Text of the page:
By Sal Esposito; Arielle Abovich, MD, MPH; Roger S. Blumenthal, MD; Martha Gulati, MD
After injuries, chest pain is the primary reason for emergency department (ED) visits for adults in the United States, accounting for 1 in every 20 visits to the ED. Approximately 6.5 million visits to the ED and 4 million outpatient visits occur annually
in the United States for chest pain. Although the majority of chest pain is not cardiac, it is imperative that the cause of the patient’s chest pain is accurately determined.
For the first time, the American Heart Association (AHA) and the American College of Cardiology (ACC) have released a comprehensive guideline for the evaluation of chest pain. The AHA/ACC Chest Pain Guideline is a “clinical practice guideline for
the evaluation and diagnosis of chest pain that provides recommendations and algorithms for clinicians to assess and diagnose chest pain in adult patients.”
National guidelines are revised as new information is obtained regarding various methods of diagnosis and treatment. Importantly, this is the first symptom-based guideline ever to be released by the ACC and AHA.
The term “chest pain” is a wide-ranging description of a sensation of discomfort or pain in the general anterior chest area, sometimes stretching also to the neck, arms, shoulders, back, upper abdomen, and even jaw. It is vital that the clinician
and the patient are communicating clearly with each other and that the necessary time is taken to obtain a detailed history and physical exam to make the most accurate diagnosis.
When chest pain is caused by ischemia, or inadequate blood supply to the heart arteries, this is also labelled as ”angina.” Identifying angina is one of the chief concerns when discussing chest pain. Any chest pain that correlates with acute
angina needs to be diagnosed and treated with urgency, as it may be an indication of an acute coronary syndrome (ACS) or heart attack, also called a myocardial infarction (MI).
Because differentiating between different types of chest pain can be nuanced, it is paramount for patients to share any associated symptoms and to describe their chest discomfort with as much detail as possible. Likewise, for clinicians, using the proper
terminology to describe what a patient has explained is also important.
Vague terms such as “atypical” to describe chest pain can make it more difficult to obtain a clear diagnosis. Atypical chest pain is often used to describe symptoms that are noncardiac. To avoid confusion, further clarity is provided by terms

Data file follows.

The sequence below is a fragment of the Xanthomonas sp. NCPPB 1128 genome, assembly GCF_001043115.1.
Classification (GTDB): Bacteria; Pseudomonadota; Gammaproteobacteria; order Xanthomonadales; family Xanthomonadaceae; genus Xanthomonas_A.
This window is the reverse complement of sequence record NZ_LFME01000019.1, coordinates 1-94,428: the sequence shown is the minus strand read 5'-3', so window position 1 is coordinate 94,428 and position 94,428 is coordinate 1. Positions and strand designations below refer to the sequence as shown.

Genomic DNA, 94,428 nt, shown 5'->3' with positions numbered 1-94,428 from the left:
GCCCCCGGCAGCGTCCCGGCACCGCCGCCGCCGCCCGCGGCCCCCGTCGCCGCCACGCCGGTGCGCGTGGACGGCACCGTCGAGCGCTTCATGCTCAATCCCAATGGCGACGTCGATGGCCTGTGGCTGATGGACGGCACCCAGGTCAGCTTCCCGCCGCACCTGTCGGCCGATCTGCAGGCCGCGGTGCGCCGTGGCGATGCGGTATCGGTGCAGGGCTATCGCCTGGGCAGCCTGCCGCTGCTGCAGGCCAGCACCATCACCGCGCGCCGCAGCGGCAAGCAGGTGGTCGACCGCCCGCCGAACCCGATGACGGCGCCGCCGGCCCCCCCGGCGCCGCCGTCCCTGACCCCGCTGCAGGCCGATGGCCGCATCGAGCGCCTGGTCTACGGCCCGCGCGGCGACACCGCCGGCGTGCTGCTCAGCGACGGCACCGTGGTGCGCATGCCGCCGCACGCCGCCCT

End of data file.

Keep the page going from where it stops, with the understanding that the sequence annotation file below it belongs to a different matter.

such as “cardiac,” “possible cardiac,” and “noncardiac” to describe the suspected cause of chest pain and the authors recommended moving away from describing chest pain as “atypical.”
In their lifetimes, 20%-40% of Americans will experience prolonged chest pain, and women are more likely to experience this symptom than men. Women are less likely to “have timely and appropriate care” compared with men. This
may be because women present with accompanying symptoms more often than men, or because women are more likely than men to experience and realize early signs of an issue before the major signs of a problem occur (prodromal symptoms).
It is of great importance that the associated symptoms more commonly experienced by women, including palpitations, jaw, neck, and back pain, in addition to underlying factors such as high blood pressure, high cholesterol, and family history, are taken into an evaluation and diagnosis.
Finally, the differentiation between the care of a patient with acute versus chronic, or stable, conditions is based on the risk of greater cardiac episodes. Stable chest pain is when symptoms have been
present for an extended period of time and are exacerbated by exertion, both emotional and/or physical. Acute chest pain is new onset and varies in intensity, pattern, and duration.
Both acute and stable chest pain need to be evaluated by a clinician, and based on their findings, further testing may be pursued. The proper testing for a patient presenting with acute or stable chest pain is based on their risk of major coronary artery disease (CAD) events. Conducting the appropriate testing based on patient risk not only allows for faster identification of an accurate diagnosis, but it also prevents unnecessary testing, leading to more effective care.
Clear communication of chest pain descriptors and any associated symptoms by both patients and clinicians using the new AHA/ACC Chest Pain Guideline will likely lead to better utilization of testing, more accurate diagnoses, and quicker treatments, ultimately
saving lives while decreasing health care costs.
Sal Esposito is a premedical student based out of Huntington Station, NY. Arielle Abovich, MD, MPH is an internal medicine resident at Johns Hopkins Hospital. Roger S. Blumenthal, MD, FACC, is Director of the Johns Hopkins Ciccarone Center for the Prevention of Cardiovascular Disease. Martha Gulati, MD, FACC, is the former Editor-in-Chief of CardioSmart.